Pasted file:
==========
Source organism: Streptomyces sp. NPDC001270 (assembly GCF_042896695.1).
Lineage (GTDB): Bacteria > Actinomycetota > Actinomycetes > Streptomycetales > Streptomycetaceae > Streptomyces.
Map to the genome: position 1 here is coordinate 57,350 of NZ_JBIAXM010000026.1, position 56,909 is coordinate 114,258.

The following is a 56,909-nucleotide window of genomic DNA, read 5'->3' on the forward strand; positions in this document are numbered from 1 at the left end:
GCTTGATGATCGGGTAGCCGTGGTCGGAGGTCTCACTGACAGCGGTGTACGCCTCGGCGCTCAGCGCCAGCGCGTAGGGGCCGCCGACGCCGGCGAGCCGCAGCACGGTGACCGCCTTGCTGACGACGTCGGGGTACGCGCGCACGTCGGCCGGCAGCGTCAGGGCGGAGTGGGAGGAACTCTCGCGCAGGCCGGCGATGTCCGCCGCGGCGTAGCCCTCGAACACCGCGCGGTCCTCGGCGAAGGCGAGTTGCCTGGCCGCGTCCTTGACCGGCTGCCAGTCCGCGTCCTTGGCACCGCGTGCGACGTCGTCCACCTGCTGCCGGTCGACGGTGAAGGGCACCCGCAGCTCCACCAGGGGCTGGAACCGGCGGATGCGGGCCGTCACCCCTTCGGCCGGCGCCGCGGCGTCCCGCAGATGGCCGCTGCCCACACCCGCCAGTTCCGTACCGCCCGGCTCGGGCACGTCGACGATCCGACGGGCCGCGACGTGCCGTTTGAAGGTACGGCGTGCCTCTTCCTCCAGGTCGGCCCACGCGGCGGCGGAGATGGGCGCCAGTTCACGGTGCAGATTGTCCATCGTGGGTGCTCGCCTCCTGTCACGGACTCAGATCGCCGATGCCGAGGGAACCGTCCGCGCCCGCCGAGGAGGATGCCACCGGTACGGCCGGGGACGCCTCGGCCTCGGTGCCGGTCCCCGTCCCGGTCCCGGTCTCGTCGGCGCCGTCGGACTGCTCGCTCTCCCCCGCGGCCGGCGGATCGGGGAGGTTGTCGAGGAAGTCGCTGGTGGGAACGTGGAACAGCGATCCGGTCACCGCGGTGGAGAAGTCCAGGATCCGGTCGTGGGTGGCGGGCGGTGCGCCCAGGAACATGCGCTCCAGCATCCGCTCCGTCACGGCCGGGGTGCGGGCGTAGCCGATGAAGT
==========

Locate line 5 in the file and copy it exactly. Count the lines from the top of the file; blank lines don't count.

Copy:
GCTTGATGATCGGGTAGCCGTGGTCGGAGGTCTCACTGACAGCGGTGTACGCCTCGGCGCTCAGCGCCAGCGCGTAGGGGCCGCCGACGCCGGCGAGCCGCAGCACGGTGACCGCCTTGCTGACGACGTCGGGGTACGCGCGCACGTCGGCCGGCAGCGTCAGGGCGGAGTGGGAGGAACTCTCGCGCAGGCCGGCGATGTCCGCCGCGGCGTAGCCCTCGAACACCGCGCGGTCCTCGGCGAAGGCGAGTTGCCTGGCCGCGTCCTTGACCGGCTGCCAGTCCGCGTCCTTGGCACCGCGTGCGACGTCGTCCACCTGCTGCCGGTCGACGGTGAAGGGCACCCGCAGCTCCACCAGGGGCTGGAACCGGCGGATGCGGGCCGTCACCCCTTCGGCCGGCGCCGCGGCGTCCCGCAGATGGCCGCTGCCCACACCCGCCAGTTCCGTACCGCCCGGCTCGGGCACGTCGACGATCCGACGGGCCGCGACGTGCCGTTTGAAGGTACGGCGTGCCTCTTCCTCCAGGTCGGCCCACGCGGCGGCGGAGATGGGCGCCAGTTCACGGTGCAGATTGTCCATCGTGGGTGCTCGCCTCCTGTCACGGACTCAGATCGCCGATGCCGAGGGAACCGTCCGCGCCCGCCGAGGAGGATGCCACCGGTACGGCCGGGGACGCCTCGGCCTCGGTGCCGGTCCCCGTCCCGGTCCCGGTCTCGTCGGCGCCGTCGGACTGCTCGCTCTCCCCCGCGGCCGGCGGATCGGGGAGGTTGTCGAGGAAGTCGCTGGTGGGAACGTGGAACAGCGATCCGGTCACCGCGGTGGAGAAGTCCAGGATCCGGTCGTGGGTGGCGGGCGGTGCGCCCAGGAACATGCGCTCCAGCATCCGCTCCGTCACGGCCGGGGTGCGGGCGTAGCCGATGAAGT